While programming with multiple threads, sometimes one needs a construct which allows to suspend the execution of a set of running threads. This is normally required by an outside thread which wants to suspend the running threads for performing a specific action. The threads need to resume after the action in the same order in which they got suspended.
A thread gate (or gateway) allows you to do this. It acts like a gate through which only one thread can pass at a time. By default the gate is open, allowing all threads to "enter" the gate. When a thread calls "close", the gate is closed, blocking any threads which make a further call to "enter", till the gate is re-opened by the owner, whence the threads resume the order in which they got blocked.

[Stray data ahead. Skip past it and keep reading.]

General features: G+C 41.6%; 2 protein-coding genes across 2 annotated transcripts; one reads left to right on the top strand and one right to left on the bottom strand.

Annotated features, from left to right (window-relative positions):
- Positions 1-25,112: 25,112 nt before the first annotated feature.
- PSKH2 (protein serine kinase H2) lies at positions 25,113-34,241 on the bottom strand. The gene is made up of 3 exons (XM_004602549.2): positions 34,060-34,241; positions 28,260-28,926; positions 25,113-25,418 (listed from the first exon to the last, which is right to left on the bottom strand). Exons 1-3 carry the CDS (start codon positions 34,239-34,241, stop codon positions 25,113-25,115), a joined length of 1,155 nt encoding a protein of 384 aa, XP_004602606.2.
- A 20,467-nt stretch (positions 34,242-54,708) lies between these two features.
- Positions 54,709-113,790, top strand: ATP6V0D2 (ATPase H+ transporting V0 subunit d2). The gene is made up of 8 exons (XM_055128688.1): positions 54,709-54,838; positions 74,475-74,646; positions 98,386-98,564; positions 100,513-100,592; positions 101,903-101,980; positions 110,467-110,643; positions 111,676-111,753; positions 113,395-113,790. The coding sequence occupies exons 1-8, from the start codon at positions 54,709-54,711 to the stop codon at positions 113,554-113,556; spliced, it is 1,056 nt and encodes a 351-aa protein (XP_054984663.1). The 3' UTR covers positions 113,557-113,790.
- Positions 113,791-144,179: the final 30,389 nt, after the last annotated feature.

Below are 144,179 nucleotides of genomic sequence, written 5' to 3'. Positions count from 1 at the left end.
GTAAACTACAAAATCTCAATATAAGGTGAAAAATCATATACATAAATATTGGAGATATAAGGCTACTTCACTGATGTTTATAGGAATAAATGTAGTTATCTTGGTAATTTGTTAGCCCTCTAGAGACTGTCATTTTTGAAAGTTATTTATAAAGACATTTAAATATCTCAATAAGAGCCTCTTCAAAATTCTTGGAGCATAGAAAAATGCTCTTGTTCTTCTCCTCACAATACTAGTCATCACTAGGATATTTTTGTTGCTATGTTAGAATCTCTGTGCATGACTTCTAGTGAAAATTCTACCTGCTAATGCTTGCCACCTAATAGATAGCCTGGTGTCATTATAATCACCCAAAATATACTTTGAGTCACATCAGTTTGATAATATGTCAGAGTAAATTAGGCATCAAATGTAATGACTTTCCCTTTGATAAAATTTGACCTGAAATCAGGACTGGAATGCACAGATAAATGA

The real-life parallel for this is a human operated level cross, which allows only one vehicle to pass at a time.